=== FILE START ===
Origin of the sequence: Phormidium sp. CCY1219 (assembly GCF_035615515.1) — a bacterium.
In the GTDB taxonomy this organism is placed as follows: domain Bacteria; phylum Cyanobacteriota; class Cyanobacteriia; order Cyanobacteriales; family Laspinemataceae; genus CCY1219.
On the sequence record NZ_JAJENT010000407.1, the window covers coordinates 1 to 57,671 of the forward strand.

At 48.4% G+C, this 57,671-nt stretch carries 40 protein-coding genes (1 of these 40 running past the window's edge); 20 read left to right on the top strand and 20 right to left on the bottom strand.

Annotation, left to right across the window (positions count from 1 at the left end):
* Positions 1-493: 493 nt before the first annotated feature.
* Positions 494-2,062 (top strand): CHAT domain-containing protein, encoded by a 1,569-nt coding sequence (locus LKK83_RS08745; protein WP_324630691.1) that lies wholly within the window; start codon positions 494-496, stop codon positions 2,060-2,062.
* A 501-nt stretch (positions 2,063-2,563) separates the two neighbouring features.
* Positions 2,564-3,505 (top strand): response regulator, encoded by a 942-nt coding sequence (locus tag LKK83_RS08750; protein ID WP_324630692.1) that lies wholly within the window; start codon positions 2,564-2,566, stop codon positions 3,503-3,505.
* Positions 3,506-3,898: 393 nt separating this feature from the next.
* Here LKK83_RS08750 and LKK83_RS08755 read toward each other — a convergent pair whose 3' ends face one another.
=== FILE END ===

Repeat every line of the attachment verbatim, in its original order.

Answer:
Origin of the sequence: Phormidium sp. CCY1219 (assembly GCF_035615515.1) — a bacterium.
In the GTDB taxonomy this organism is placed as follows: domain Bacteria; phylum Cyanobacteriota; class Cyanobacteriia; order Cyanobacteriales; family Laspinemataceae; genus CCY1219.
On the sequence record NZ_JAJENT010000407.1, the window covers coordinates 1 to 57,671 of the forward strand.

At 48.4% G+C, this 57,671-nt stretch carries 40 protein-coding genes (1 of these 40 running past the window's edge); 20 read left to right on the top strand and 20 right to left on the bottom strand.

Annotation, left to right across the window (positions count from 1 at the left end):
* Positions 1-493: 493 nt before the first annotated feature.
* Positions 494-2,062 (top strand): CHAT domain-containing protein, encoded by a 1,569-nt coding sequence (locus LKK83_RS08745; protein WP_324630691.1) that lies wholly within the window; start codon positions 494-496, stop codon positions 2,060-2,062.
* A 501-nt stretch (positions 2,063-2,563) separates the two neighbouring features.
* Positions 2,564-3,505 (top strand): response regulator, encoded by a 942-nt coding sequence (locus tag LKK83_RS08750; protein ID WP_324630692.1) that lies wholly within the window; start codon positions 2,564-2,566, stop codon positions 3,503-3,505.
* Positions 3,506-3,898: 393 nt separating this feature from the next.
* Here LKK83_RS08750 and LKK83_RS08755 read toward each other — a convergent pair whose 3' ends face one another.